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Pedro González de Mendoza

Pedro González de Mendoza (May 3, 1428 - January 11, 1495), Spanish cardinal and statesman, was the fourth son of Iñigo López de Mendoza, marquess of Santillana, and duke of Infantado.

He was born at Guadalajara in New Castile, the chief lordship of his family, on the 3rd of May 1428. The house of Mendoza claimed to descend from the lords of Llodio in Alava, and to have been settled in Old Castile, in the 11th century. One chief of the house had been greatly distinguished at the battle of Las Navas de Tolosa in 1212. Another had been Admiral of Castile in the reign of Alphonso the Wise. Peter the Cruel had endowed them with the lordships of Hita and Buitrago. The greatness of the Mendozas was completed by Pedro Gonzalez, who sacrificed his life to save King John I at the battle of Aljubarrota in 1385. The cardinal's father, the marquis of Santillana-- to use the title he bore for the greater part of his life--was a poet, and was conspicuous during the troubled reign of John II.

Loyalty to the Crown was the traditional and prevailing policy of the family. Pedro Gonzalez, the future cardinal, was sent into the Church mainly because he was a younger son and that he might be handsomely provided for. He had no vocation, and was an example of the worldly, political and martial prelates of the 15th century. In 1452 at the age of twenty-four, he was chosen by the king John II to be bishop of Calahorra, but did not receive the pope's bull till 1454. As bishop of Calahorra he was also señor, or civil and military ruler, of the town and its dependent district. In his secular capacity he led the levies of Calahorra in the civil wars of the reign of Henry IV. He fought for the king at the second battle of Olmedo on August 20, 1467, and was wounded in the arm.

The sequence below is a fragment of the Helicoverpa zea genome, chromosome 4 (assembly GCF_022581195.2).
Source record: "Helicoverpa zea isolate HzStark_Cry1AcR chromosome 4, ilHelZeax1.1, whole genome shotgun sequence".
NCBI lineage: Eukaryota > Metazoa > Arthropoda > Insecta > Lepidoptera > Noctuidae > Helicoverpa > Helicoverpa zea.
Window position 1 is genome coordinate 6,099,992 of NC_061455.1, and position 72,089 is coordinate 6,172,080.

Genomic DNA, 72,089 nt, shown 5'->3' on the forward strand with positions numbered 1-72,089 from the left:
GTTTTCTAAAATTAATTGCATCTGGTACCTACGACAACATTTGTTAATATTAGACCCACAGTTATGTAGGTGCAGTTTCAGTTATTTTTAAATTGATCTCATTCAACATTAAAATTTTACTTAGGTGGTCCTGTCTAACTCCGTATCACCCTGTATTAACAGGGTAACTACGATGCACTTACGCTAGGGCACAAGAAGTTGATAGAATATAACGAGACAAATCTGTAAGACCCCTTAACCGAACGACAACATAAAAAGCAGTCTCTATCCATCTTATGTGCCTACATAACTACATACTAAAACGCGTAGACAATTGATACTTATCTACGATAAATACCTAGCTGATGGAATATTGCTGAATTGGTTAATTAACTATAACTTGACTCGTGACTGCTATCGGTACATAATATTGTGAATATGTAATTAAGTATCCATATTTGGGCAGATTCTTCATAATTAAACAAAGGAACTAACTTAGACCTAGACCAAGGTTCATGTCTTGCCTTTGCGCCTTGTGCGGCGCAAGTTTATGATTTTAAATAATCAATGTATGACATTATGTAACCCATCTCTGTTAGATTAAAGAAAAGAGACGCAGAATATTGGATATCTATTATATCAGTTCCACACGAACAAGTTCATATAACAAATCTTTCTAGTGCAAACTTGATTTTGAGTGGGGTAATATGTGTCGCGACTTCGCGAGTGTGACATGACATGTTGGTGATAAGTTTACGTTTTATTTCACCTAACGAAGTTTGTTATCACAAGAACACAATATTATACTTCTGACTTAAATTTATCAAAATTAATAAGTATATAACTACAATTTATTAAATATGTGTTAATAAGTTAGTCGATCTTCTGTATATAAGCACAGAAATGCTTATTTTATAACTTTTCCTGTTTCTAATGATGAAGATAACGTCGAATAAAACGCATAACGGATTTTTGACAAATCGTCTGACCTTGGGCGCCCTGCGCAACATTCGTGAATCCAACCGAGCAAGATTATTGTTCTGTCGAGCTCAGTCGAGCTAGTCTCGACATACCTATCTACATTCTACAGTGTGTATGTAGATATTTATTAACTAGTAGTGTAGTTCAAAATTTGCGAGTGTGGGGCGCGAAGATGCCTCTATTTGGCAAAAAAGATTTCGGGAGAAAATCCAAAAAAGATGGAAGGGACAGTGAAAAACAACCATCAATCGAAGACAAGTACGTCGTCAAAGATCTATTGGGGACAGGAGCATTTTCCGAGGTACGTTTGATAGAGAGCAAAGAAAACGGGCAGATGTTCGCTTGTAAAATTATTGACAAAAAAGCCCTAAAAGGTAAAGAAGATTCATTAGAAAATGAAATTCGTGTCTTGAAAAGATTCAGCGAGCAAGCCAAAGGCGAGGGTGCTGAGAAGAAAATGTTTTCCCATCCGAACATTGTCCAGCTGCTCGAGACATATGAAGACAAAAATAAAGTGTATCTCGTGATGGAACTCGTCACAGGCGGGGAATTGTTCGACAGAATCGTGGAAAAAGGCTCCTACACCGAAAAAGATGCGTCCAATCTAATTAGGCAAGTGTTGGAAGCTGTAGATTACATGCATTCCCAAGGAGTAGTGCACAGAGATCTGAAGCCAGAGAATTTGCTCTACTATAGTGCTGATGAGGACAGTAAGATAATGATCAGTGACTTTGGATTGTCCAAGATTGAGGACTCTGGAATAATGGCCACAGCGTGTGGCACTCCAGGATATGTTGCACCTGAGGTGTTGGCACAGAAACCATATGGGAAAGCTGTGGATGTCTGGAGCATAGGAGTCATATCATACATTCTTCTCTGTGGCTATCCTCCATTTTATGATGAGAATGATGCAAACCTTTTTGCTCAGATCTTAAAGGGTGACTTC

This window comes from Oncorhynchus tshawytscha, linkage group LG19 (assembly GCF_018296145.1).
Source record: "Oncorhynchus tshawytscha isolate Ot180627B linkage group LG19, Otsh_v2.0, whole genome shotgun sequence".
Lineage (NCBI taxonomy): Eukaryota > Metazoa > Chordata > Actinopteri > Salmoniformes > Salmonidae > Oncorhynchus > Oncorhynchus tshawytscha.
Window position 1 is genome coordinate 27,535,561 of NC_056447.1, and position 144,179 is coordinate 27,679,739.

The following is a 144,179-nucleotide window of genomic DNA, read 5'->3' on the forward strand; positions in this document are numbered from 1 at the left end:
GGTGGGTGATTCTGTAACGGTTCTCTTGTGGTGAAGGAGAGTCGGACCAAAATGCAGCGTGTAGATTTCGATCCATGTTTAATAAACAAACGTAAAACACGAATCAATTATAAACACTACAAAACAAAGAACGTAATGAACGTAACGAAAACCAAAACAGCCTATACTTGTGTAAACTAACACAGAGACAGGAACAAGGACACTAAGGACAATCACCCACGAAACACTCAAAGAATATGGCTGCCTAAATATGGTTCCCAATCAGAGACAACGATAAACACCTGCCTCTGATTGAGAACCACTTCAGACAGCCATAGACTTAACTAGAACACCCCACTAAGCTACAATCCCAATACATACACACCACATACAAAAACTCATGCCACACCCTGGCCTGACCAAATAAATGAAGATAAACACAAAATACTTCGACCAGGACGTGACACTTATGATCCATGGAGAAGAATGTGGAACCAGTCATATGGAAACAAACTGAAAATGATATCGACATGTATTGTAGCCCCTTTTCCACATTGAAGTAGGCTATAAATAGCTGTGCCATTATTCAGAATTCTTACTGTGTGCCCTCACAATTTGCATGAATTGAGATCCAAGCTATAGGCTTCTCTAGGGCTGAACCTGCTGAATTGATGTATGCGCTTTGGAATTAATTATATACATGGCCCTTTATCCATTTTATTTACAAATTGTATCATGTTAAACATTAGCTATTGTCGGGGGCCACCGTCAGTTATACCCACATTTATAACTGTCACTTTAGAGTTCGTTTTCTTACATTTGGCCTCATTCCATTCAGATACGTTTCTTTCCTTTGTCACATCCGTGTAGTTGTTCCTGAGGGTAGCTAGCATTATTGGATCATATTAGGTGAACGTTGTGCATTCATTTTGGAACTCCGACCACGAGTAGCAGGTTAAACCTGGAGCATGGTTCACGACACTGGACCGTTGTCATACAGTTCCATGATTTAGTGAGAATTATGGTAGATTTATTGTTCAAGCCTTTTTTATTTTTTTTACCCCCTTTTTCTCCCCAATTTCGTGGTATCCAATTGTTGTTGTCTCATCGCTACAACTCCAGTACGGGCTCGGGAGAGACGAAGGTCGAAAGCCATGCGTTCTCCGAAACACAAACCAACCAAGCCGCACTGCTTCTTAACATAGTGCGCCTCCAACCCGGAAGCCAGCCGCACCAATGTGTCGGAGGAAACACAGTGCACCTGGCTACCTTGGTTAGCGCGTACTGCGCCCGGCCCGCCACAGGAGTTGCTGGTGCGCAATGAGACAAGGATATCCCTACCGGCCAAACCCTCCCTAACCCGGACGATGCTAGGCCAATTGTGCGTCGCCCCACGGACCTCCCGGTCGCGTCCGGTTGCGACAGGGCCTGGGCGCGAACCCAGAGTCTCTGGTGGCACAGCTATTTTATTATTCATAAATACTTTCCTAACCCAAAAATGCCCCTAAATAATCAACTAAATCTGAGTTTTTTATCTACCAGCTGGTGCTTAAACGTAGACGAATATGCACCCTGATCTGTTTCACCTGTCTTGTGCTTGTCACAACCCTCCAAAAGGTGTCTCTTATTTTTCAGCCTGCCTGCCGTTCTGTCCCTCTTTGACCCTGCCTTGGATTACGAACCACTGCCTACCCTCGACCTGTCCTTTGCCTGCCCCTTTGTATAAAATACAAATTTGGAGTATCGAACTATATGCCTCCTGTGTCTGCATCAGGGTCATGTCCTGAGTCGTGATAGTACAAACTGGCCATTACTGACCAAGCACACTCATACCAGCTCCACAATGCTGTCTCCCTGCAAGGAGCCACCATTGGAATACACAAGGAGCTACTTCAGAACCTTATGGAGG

During these years he became attached to Doña Mencia de Lemus, a Portuguese lady-in-waiting of the queen. She bore him two sons, Rodrigo, who was once selected to be the husband of Lucrezia Borgia, and Diego, who was the grandfather of the princess of Eboli of the reign of Philip II (see Antonio Perez) By another lady of a Valladolid family he had a third son who afterwards emigrated to France. In 1468 he became bishop of Siguenza. In 1473 he was created cardinal, was promoted to the archbishopric of Seville and named chancellor of Castile. During the last years of the reign of King Henry IV. he was the partisan of the Princess Isabella, afterwards queen. He fought for her at the battle of Toro on March 1, 1476; had a prominent part in placing her on the throne; and served her indefatigably in her efforts to suppress the disorderly nobles of Castile. In 1482 he became archbishop of Toledo.

During the conquest of Granada he contributed largely to the maintenance of the army. On January 2, 1492 he occupied the town in the name of the Catholic sovereigns. Though his life was worldly, and though he was more soldier and statesman than priest, the "Great Cardinal," as he was commonly called, did not neglect his duty as a bishop. He used his influence with the queen and also at Rome to arrange a settlement of the disputes between the Spanish sovereigns and the papacy. Though he maintained a splendid household as archbishop of Toledo, and, provided handsomely for his children, he devoted part of his revenue to charity, and with part he endowed the college of Santa Cruz at Valladolid. His health broke down at the close of 1493. Queen Isabella visited and nursed him on his deathbed in Guadalajara. It is said that he recommended her to choose as his successor the Franciscan Jimenez de Cisneros, a man who had no likeness to himself save in political faculty and devotion to the authority of the Crown.

The life of the cardinal, by Salazar de Mendoza, Cronica del gran cardinal Don Pedro Gonzalez de Mendoza (Toledo, 1625), is discursive and garrulous but valuable. See also Prescott, History of Ferdinand and Isabella.